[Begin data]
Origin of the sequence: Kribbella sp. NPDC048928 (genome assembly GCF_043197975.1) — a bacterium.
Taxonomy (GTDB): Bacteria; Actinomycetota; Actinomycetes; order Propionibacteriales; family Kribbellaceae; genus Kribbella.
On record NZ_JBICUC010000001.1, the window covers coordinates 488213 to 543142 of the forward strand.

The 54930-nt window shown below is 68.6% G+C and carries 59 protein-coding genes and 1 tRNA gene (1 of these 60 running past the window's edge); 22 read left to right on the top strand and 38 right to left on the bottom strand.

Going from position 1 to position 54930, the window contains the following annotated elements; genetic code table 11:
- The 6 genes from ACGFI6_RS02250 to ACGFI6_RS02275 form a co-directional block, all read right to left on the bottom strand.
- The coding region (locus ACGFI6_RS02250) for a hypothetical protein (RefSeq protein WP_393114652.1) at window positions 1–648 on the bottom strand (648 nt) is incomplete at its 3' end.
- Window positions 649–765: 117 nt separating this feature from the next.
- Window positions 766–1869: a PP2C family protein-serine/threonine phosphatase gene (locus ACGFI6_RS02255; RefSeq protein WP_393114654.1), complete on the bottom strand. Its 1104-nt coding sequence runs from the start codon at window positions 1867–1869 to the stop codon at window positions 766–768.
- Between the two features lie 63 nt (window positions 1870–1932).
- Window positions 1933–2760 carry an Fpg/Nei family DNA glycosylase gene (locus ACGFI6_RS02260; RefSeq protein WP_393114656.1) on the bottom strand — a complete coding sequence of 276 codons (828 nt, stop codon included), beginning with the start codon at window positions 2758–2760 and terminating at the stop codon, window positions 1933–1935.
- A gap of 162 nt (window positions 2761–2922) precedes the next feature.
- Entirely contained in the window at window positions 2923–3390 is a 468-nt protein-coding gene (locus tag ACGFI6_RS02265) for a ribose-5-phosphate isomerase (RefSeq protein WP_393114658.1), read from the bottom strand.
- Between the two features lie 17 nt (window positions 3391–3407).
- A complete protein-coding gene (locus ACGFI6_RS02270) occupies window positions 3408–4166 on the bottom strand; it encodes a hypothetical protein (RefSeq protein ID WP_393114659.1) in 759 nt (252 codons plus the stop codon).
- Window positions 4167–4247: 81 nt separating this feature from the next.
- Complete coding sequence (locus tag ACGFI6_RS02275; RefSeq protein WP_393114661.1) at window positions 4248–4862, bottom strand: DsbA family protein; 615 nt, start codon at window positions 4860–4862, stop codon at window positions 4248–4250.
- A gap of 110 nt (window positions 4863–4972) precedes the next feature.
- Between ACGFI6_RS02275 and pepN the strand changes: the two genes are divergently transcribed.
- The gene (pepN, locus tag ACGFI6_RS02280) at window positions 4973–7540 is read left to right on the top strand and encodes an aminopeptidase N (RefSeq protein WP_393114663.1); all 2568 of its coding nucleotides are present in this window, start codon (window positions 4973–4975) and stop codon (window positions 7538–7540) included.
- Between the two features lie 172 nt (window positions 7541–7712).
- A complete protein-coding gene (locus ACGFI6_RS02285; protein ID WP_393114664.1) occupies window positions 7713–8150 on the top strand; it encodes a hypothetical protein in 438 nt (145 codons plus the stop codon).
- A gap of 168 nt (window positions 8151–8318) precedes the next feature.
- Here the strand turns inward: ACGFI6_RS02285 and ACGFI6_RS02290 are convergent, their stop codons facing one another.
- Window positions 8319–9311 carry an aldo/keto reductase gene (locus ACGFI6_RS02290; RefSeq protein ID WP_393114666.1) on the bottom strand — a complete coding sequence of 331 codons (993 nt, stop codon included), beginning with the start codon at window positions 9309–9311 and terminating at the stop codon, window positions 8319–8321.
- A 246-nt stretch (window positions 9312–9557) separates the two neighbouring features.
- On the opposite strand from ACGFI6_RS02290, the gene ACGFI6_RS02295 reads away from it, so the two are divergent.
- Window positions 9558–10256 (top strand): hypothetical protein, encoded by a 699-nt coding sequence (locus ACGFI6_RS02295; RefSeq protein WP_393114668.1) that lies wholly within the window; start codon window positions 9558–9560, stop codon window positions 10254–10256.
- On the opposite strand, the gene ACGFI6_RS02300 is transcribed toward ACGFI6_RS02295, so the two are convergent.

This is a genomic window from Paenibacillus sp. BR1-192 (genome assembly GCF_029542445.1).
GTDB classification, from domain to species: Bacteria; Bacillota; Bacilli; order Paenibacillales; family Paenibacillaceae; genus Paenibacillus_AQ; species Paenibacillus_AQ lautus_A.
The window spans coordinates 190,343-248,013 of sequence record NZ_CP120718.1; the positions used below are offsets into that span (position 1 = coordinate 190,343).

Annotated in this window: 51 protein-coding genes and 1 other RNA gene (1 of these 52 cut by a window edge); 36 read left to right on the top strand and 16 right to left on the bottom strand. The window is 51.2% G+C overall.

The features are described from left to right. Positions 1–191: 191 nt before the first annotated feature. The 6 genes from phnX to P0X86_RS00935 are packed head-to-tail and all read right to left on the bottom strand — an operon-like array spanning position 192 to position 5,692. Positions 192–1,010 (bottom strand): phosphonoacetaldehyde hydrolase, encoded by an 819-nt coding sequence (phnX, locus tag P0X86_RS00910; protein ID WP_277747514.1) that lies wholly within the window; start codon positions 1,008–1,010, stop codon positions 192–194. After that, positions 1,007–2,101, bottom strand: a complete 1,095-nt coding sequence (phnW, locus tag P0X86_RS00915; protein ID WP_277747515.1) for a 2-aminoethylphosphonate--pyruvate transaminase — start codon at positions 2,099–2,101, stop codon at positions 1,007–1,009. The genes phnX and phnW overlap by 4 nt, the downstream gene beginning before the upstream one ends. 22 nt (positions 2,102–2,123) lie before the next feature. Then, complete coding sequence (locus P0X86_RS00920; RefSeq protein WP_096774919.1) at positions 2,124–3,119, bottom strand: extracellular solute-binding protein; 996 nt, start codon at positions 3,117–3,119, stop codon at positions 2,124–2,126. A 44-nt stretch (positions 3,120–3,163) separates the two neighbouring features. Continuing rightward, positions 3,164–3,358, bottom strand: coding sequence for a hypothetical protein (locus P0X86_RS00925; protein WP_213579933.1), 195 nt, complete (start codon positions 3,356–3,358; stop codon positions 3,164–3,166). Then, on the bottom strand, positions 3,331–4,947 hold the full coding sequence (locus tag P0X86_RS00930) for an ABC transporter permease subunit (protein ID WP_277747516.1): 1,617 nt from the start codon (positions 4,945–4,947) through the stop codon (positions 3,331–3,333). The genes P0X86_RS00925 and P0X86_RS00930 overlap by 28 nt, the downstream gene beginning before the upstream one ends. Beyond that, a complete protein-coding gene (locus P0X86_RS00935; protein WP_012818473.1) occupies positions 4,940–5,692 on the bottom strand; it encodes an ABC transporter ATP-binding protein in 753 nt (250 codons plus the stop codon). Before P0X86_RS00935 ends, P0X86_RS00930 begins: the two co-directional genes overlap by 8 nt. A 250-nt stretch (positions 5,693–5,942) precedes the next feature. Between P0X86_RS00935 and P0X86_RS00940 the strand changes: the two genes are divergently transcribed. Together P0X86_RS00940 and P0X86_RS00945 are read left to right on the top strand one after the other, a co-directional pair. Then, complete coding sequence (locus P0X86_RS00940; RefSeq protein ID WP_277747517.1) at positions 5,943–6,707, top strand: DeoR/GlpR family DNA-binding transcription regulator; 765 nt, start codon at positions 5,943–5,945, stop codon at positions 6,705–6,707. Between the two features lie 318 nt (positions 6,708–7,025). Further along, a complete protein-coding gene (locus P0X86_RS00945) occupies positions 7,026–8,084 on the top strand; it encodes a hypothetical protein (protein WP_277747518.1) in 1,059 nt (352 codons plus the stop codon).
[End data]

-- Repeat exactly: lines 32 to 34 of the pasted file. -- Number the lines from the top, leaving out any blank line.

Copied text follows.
The window spans coordinates 190,343-248,013 of sequence record NZ_CP120718.1; the positions used below are offsets into that span (position 1 = coordinate 190,343).

Annotated in this window: 51 protein-coding genes and 1 other RNA gene (1 of these 52 cut by a window edge); 36 read left to right on the top strand and 16 right to left on the bottom strand. The window is 51.2% G+C overall.

The features are described from left to right. Positions 1–191: 191 nt before the first annotated feature. The 6 genes from phnX to P0X86_RS00935 are packed head-to-tail and all read right to left on the bottom strand — an operon-like array spanning position 192 to position 5,692. Positions 192–1,010 (bottom strand): phosphonoacetaldehyde hydrolase, encoded by an 819-nt coding sequence (phnX, locus tag P0X86_RS00910; protein ID WP_277747514.1) that lies wholly within the window; start codon positions 1,008–1,010, stop codon positions 192–194. After that, positions 1,007–2,101, bottom strand: a complete 1,095-nt coding sequence (phnW, locus tag P0X86_RS00915; protein ID WP_277747515.1) for a 2-aminoethylphosphonate--pyruvate transaminase — start codon at positions 2,099–2,101, stop codon at positions 1,007–1,009. The genes phnX and phnW overlap by 4 nt, the downstream gene beginning before the upstream one ends. 22 nt (positions 2,102–2,123) lie before the next feature. Then, complete coding sequence (locus P0X86_RS00920; RefSeq protein WP_096774919.1) at positions 2,124–3,119, bottom strand: extracellular solute-binding protein; 996 nt, start codon at positions 3,117–3,119, stop codon at positions 2,124–2,126. A 44-nt stretch (positions 3,120–3,163) separates the two neighbouring features. Continuing rightward, positions 3,164–3,358, bottom strand: coding sequence for a hypothetical protein (locus P0X86_RS00925; protein WP_213579933.1), 195 nt, complete (start codon positions 3,356–3,358; stop codon positions 3,164–3,166). Then, on the bottom strand, positions 3,331–4,947 hold the full coding sequence (locus tag P0X86_RS00930) for an ABC transporter permease subunit (protein ID WP_277747516.1): 1,617 nt from the start codon (positions 4,945–4,947) through the stop codon (positions 3,331–3,333). The genes P0X86_RS00925 and P0X86_RS00930 overlap by 28 nt, the downstream gene beginning before the upstream one ends. Beyond that, a complete protein-coding gene (locus P0X86_RS00935; protein WP_012818473.1) occupies positions 4,940–5,692 on the bottom strand; it encodes an ABC transporter ATP-binding protein in 753 nt (250 codons plus the stop codon). Before P0X86_RS00935 ends, P0X86_RS00930 begins: the two co-directional genes overlap by 8 nt. A 250-nt stretch (positions 5,693–5,942) precedes the next feature. Between P0X86_RS00935 and P0X86_RS00940 the strand changes: the two genes are divergently transcribed. Together P0X86_RS00940 and P0X86_RS00945 are read left to right on the top strand one after the other, a co-directional pair. Then, complete coding sequence (locus P0X86_RS00940; RefSeq protein ID WP_277747517.1) at positions 5,943–6,707, top strand: DeoR/GlpR family DNA-binding transcription regulator; 765 nt, start codon at positions 5,943–5,945, stop codon at positions 6,705–6,707. Between the two features lie 318 nt (positions 6,708–7,025). Further along, a complete protein-coding gene (locus P0X86_RS00945) occupies positions 7,026–8,084 on the top strand; it encodes a hypothetical protein (protein WP_277747518.1) in 1,059 nt (352 codons plus the stop codon).